Search results1 – 4 of 4
The purpose of this paper is to explore the experiences of prison staff working with imprisoned women who self-harm in English prisons. In this small-scale study, 14…
The purpose of this paper is to explore the experiences of prison staff working with imprisoned women who self-harm in English prisons. In this small-scale study, 14 prison staff in three English prisons were interviewed to examine the strategies currently used by them to support imprisoned women who self-harm.
Thematic analysis (Braun and Clarke, 2006) was used to identify three key themes: “developing a relationship”, “self-help strategies” and “relational interventions”.
Many staff expressed some dissatisfaction in the techniques available to support the women, and felt their utility can be restricted by the prison regime.
This study suggests that there is currently a deficit in the provision of training and support for prison staff, who are expected to fulfil a dual role as both custodian and carer of imprisoned women. Further research into prison staff’s perception of the training currently available could highlight gaps between current theory and practice in the management of self-harm and thus indicate content for future training programmes. Research exploring the impact of working with imprisoned women who self-harm is suggested to identify strategies for supporting staff. It must be acknowledged that this is a small-scale qualitative study and the findings are from only three prisons and may not apply to staff in other settings.
Currently few studies have focussed on the perspective of prison staff. This study is one of very few studies which focusses on the techniques and resources available to support the women, from the perspective of the prison staff.
I'VE said it before, and I'll say it again: Eastbourne is an excellent place for a conference, and I set out for it after five years' absence with the hope that its handsome and genial presence would produce something better than the mixture of ordinary, obvious and sometimes inaudible papers that have been a constituent of more than one intervening conference. That towns can affect such occasions is no doubt a farfetched conceit, but they certainly affect me; as soon as I arrived the environmental magic worked, and old friends and new faces were seen in the golden light of perfect autumn weather.
The case, briefly reported in the last issue of BFJ, an appeal to a Milk and Dairies Tribunal arising out of a local authority's refusal to grant a licence to a milk distributor because he failed to comply with a requirement that he should provide protective curtains to his milk floats, was a rare and in many ways, an interesting event. The Tribunal in this case was set up under reg. 16(2) (f), Milk (Special Designation) Regulations, 1963, constituted in accordance with Part I, clause 2 (2), Schedule 4 of the Regulations. Part II outlines procedure for such tribunals. The Tribunal is similar to that authorized by S.30, Food and Drugs Act, 1955, which deals with the registration of dairymen, dairy farms and farmers, and the Milk and Dairies (General) Regulations, 1959. Part II, Schedule 2 of the Act provided for reference to a tribunal of appeals against refusal or cancellation of registration by the Ministry, but of producers only. A local authority's power to refuse to register or cancellation contained in Part I, Schedule 2 provided for no such reference and related to instances where “public health is or is likely to be endangered by any act or default” of such a person, who was given the right of appeal against refusal to register, etc., to a magistrates' court. No such limitation exists in respect of the revoking, suspending, refusal to renew a licence under the Milk (Special Designation) Regulations, 1963; an appeal against same lies to the Minister, who must refer the matter to a tribunal, if the person so requests. This occurred in the case under discussion.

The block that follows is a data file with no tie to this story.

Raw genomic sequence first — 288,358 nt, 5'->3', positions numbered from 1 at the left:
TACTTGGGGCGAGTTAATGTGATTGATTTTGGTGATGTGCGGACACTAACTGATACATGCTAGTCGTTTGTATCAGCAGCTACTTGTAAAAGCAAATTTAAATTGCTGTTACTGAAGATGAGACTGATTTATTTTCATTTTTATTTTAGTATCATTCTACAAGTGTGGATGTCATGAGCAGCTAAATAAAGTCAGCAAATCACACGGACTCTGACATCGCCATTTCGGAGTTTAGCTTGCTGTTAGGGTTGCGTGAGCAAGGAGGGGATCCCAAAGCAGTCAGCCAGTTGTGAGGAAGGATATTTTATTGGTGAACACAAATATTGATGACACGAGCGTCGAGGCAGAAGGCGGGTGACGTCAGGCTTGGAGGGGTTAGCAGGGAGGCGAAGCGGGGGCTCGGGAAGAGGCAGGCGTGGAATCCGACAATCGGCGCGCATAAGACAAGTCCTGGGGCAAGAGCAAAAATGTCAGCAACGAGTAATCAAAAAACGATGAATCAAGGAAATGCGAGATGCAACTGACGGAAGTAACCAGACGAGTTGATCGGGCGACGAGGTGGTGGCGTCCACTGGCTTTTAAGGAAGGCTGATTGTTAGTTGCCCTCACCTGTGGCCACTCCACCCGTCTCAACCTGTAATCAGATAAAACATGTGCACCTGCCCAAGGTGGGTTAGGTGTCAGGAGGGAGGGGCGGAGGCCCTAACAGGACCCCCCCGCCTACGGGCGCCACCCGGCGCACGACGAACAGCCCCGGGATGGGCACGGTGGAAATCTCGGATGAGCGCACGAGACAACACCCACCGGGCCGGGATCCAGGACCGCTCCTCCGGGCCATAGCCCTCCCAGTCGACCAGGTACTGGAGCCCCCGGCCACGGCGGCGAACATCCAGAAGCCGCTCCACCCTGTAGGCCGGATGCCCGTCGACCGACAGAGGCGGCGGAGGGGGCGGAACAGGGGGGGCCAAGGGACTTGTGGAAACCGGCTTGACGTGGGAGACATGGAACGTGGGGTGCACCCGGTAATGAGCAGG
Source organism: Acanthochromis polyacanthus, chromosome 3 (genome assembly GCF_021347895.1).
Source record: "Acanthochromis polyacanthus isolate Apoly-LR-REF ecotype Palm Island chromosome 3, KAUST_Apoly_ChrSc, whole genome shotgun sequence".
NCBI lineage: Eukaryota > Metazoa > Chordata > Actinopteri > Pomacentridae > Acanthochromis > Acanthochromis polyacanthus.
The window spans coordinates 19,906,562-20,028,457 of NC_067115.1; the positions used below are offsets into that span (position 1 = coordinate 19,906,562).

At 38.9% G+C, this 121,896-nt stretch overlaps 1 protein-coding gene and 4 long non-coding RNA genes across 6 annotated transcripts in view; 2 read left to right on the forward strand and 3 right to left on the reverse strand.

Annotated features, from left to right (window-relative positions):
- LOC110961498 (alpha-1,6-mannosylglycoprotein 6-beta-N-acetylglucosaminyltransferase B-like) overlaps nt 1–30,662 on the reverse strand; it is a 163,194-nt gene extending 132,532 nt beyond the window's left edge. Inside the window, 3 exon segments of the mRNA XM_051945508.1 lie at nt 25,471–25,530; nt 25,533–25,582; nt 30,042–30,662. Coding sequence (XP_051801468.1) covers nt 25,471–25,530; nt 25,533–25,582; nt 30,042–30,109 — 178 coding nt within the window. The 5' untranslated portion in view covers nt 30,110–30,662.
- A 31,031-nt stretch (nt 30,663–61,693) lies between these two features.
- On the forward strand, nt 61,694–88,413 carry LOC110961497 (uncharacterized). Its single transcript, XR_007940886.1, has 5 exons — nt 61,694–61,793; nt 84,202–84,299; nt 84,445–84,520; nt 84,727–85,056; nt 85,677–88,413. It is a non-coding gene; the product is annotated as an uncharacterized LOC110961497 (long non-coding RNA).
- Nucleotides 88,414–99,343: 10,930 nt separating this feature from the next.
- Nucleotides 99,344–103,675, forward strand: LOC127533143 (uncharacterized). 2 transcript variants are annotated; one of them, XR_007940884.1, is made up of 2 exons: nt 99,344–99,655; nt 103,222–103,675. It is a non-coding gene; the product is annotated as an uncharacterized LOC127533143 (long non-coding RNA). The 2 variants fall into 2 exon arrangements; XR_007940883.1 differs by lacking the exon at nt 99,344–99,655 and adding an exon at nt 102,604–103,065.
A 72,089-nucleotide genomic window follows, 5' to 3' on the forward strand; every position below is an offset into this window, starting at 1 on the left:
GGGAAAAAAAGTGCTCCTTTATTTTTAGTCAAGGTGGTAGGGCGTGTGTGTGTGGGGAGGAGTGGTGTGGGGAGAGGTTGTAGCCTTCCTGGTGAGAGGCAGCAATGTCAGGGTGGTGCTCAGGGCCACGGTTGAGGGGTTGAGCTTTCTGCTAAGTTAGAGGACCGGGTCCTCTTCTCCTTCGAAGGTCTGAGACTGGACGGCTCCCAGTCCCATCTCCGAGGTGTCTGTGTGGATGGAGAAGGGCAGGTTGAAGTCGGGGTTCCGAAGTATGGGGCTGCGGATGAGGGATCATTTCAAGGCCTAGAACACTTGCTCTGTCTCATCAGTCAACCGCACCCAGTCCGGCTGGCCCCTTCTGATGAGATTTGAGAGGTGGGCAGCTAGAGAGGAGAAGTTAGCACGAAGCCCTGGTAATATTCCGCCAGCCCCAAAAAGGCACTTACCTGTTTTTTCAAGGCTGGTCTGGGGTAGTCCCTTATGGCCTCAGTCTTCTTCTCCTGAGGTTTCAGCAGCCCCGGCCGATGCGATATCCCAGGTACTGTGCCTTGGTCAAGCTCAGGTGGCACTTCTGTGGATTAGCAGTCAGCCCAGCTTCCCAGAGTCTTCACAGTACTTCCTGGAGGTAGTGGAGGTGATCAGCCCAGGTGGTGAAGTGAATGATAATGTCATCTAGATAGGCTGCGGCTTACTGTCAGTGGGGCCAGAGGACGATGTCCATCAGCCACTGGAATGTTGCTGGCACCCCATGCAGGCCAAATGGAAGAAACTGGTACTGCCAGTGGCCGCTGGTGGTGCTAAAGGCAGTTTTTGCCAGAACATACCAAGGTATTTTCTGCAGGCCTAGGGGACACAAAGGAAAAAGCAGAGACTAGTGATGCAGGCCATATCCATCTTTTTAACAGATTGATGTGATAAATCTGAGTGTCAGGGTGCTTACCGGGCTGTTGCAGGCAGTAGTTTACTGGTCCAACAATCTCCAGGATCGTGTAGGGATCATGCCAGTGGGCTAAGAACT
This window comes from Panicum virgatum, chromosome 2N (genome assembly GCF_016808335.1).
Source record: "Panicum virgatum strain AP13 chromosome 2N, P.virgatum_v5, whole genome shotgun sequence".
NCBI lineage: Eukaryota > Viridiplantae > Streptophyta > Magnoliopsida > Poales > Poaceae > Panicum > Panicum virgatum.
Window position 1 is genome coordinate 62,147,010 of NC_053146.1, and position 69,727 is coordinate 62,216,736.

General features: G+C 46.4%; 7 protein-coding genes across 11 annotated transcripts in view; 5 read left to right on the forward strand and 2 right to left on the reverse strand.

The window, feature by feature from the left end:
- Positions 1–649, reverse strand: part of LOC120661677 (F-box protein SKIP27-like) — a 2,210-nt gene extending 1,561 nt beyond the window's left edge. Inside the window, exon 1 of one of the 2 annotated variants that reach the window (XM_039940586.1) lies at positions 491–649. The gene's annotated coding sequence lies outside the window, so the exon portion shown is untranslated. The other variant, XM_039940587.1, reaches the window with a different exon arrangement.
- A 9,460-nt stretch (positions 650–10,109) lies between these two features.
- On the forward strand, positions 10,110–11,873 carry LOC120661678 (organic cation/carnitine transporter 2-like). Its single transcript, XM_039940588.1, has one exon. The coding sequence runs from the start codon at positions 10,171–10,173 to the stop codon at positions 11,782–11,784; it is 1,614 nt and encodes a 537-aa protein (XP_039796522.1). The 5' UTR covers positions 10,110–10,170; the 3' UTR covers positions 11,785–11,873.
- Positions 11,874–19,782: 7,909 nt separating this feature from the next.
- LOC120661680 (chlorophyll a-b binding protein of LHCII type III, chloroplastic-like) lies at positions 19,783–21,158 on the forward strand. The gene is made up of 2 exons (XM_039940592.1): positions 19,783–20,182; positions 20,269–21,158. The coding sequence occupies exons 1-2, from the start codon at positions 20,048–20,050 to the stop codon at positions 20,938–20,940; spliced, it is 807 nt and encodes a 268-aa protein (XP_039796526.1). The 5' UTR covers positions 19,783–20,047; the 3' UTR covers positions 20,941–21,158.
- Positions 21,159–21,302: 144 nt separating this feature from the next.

Pre‐employment medical examinations with appropriate testing are required in many industries—a basic tenet of Occupational Medicine—and it has long been a recommendation of many in community medicine and environmental health for those food handlers whose close contact with open food, aspects of its preparation, processing, sale, exposure for sale, make their personal health important and in prevention of diseases and may constitute a health hazard to food consumers. Epidemiological studies have revealed too many instances of a human source of disease, especially in milk and water, for this to be denied or under‐estimated. Food poisioning outbreaks caused by a carrier, of chronic or limited duration, enable those investigating such outbreaks to see there could be advantages in medical screening of certain employees especially in certain areas of food trades. The main problem is to decide the extent of the discipline and who should be subject to it. The fact that by far the majority of the examinations and tests will prove negative should not be seen as removing the need for the service. After all, there are a number of similar circumstances in public health. Meat inspection, for example, in which a 100% inspection of all food animals slaughtered for human food is now fully established, it is not suggested that inspections should in any way be reduced despite the fact that a number of the diseases, eg., tuberculosis, no longer occurs as it once did, which was the prime cause of meat inspection being brought into being. Other areas where routine medical examinations reveal satisfactory health with only a few isolated cases requiring attention, is the school medical service. Here, the “de‐bunkers” have had some success, but if children are not regularly examined at vulnerable age levels and especially in between where the occasion demands, there is no question that much will be missed and ill‐health progress to a chronic state.